advertisement
advertisement

Amazon announces a new, bolder plan to tackle climate change, responding to activist pressure

After criticism that the company was not doing enough to mitigate its massive footprint, Jeff Bezos announced the company would hit the Paris Climate Accord goals 10 years early.

Amazon announces a new, bolder plan to tackle climate change, responding to activist pressure
[Photo: littleny/iStock]

Amazon just announced that it plans to meet the goals of the Paris climate agreement 10 years early. This morning, CEO Jeff Bezos explained that Amazon will measure and report emissions on a regular basis, work to cut carbon emissions, and use offsets for any remaining emissions. He said that the company would move to 100% renewable electricity—something that it has previously pledged to do—and purchase 100,000 electric delivery vans, among other actions. “We want to use our scale and our scope to lead the way,” Bezos said at a press conference. “We have to do it.”

advertisement

Amazon gets about 40% of its energy from renewable sources today. That will move to 80% by 2024 and 100% by 2030, Bezos said. The 100,000 vehicles will come from a company called Rivianin which Amazon has already invested $700 million. The company says it will have 10,000 of the vehicles on the road as early as 2022, and the full amount by 2030. The company will also invest $100 million in reforestation efforts and it launched a new site to give information about its efforts. Bezos also announced a new climate pledge for businesses, calling for all companies to meet the benchmark of hitting the Paris goals 10 years early.

“We’re done being in the middle of the herd on this issue—we’ve decided to use our size and scale to make a difference,” Bezos said in a press release. “If a company with as much physical infrastructure as Amazon—which delivers more than 10 billion items a year—can meet the Paris Agreement 10 years early, then any company can.”

The announcement comes a day before more than 1,500 Amazon employees are planning to walk out of the company’s global offices to protest Amazon’s lack of climate action during the youth-led Global Climate Strike. The group of workers leading the strike, called Amazon Employees for Climate Justice, filed a proposed shareholder resolution last fall asking the company to adopt a shareholder resolution calling for a comprehensive, transparent plan to address climate change. (8,000 workers signed an open letter in April in support of the resolution, but it failed to pass at the company’s annual shareholder meeting.) Employees have criticized the company’s slow pace of action. Amazon set a goal in 2014 to run the company on renewable electricity but had only reached 50% renewables by 2018, even as other tech companies like Google and Apple have shifted to 100% clean energy. It also hasn’t been disclosing its carbon footprint to the nonprofit Carbon Disclosure Project, unlike many other companies. The footprint of the company’s shipping, packaging, and data usage is enormous and expanding.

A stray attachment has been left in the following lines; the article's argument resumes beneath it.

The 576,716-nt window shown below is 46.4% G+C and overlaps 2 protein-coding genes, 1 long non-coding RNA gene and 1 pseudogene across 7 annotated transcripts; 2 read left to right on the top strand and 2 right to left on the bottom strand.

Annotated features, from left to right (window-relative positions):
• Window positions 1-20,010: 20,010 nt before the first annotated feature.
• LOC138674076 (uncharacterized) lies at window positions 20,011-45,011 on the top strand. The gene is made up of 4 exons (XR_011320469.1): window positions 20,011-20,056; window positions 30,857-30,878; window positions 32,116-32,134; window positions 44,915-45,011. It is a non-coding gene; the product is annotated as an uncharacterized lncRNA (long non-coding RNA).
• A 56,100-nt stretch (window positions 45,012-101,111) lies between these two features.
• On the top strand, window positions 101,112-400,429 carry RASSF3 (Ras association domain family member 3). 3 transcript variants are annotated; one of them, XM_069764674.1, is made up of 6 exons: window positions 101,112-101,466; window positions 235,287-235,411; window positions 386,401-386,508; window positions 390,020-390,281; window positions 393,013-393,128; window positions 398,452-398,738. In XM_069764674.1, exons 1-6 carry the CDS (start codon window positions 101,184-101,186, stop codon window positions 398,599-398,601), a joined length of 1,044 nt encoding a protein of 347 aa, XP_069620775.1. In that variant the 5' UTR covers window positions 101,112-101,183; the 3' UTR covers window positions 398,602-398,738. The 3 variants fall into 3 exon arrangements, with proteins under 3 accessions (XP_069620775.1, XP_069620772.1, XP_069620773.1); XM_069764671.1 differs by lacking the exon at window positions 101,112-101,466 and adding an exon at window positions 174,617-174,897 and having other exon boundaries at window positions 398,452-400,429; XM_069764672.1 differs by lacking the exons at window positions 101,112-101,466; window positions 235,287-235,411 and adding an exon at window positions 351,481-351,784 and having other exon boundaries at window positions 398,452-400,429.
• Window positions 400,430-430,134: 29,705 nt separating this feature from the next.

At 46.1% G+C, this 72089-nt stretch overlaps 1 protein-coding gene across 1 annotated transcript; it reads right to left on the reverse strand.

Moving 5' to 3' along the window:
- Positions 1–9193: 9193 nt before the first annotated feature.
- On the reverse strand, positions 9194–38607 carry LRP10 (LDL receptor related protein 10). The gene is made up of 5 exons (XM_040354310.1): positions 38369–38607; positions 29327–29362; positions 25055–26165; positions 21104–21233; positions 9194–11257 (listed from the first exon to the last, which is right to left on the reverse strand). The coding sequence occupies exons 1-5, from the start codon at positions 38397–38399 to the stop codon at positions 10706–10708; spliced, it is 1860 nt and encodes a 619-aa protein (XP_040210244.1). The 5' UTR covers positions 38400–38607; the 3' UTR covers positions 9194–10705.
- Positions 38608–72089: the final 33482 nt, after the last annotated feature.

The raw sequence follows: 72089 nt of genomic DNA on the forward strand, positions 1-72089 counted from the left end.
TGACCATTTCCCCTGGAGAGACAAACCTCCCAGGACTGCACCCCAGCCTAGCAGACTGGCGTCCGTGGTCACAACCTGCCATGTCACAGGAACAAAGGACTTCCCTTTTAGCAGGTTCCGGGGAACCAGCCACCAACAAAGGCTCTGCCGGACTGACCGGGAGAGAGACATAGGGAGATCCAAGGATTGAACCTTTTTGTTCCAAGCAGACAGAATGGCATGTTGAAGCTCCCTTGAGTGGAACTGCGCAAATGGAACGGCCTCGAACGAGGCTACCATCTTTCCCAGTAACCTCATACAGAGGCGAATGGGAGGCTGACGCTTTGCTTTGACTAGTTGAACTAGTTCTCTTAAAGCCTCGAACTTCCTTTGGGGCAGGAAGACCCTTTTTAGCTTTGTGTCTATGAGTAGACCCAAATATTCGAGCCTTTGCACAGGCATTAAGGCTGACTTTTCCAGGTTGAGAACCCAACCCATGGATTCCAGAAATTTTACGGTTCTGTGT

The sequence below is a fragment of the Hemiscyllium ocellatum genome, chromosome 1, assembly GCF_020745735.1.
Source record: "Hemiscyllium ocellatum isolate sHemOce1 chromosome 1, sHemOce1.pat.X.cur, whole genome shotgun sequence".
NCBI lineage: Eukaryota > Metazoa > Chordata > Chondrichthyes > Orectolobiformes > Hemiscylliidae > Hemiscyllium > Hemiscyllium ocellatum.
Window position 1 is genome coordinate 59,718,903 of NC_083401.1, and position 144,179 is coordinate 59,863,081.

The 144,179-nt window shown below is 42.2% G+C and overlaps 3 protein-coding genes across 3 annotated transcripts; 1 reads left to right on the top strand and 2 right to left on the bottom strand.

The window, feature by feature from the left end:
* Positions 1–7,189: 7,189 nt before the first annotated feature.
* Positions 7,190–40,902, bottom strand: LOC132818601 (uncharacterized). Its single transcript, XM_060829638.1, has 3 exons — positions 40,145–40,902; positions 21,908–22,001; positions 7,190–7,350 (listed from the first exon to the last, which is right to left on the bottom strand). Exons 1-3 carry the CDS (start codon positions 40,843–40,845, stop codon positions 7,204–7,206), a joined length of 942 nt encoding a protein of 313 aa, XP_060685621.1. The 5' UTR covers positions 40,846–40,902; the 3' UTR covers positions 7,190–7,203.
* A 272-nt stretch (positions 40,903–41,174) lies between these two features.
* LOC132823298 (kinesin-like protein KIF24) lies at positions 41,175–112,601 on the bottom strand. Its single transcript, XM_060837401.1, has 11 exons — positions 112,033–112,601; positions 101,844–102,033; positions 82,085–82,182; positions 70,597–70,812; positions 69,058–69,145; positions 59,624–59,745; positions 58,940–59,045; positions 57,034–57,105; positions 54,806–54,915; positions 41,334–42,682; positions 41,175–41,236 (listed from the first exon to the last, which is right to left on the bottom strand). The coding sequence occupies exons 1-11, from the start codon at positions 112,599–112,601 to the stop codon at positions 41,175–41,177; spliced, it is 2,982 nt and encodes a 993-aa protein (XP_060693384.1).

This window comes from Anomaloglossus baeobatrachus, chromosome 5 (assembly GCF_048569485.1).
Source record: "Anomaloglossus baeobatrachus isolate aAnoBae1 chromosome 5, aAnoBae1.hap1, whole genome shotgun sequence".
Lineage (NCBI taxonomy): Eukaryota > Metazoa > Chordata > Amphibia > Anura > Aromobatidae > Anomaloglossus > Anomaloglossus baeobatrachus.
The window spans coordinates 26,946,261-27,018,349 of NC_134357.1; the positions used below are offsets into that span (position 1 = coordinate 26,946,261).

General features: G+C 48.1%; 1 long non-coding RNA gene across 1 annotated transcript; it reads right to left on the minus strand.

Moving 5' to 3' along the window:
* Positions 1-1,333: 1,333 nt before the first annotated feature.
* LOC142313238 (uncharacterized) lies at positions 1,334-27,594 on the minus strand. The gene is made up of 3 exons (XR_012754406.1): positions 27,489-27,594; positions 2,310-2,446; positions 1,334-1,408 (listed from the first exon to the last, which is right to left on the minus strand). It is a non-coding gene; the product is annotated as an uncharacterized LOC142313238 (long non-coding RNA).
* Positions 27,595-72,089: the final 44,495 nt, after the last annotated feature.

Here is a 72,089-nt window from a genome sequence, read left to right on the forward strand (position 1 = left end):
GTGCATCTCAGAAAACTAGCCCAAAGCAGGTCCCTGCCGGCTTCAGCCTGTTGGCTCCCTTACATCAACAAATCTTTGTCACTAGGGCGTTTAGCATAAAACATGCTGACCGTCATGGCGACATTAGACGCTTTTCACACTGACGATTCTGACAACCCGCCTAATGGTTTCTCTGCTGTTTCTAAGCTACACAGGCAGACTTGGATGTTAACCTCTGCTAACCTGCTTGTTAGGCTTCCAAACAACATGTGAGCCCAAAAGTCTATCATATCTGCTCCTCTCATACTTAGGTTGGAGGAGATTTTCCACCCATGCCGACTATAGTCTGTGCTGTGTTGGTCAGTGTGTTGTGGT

In February, the company announced Shipment Zero, a plan to make half of its shipments carbon neutral by 2030, explaining that shipping technology is transforming in a way that makes that goal possible. But employees argue that Amazon could move faster, and that as a shipping behemoth, it has a responsibility to transform the entire transportation industry. Workers have also criticized the fact that the company has designed custom technology to support the oil and gas industry—at a time when research shows that fossil fuels can’t continue to be extracted if the world is going to meet the goals of the Paris climate agreement.

advertisement
advertisement

About the author

Adele Peters is a staff writer at Fast Company who focuses on solutions to some of the world's largest problems, from climate change to homelessness. Previously, she worked with GOOD, BioLite, and the Sustainable Products and Solutions program at UC Berkeley, and contributed to the second edition of the bestselling book "Worldchanging: A User's Guide for the 21st Century."

More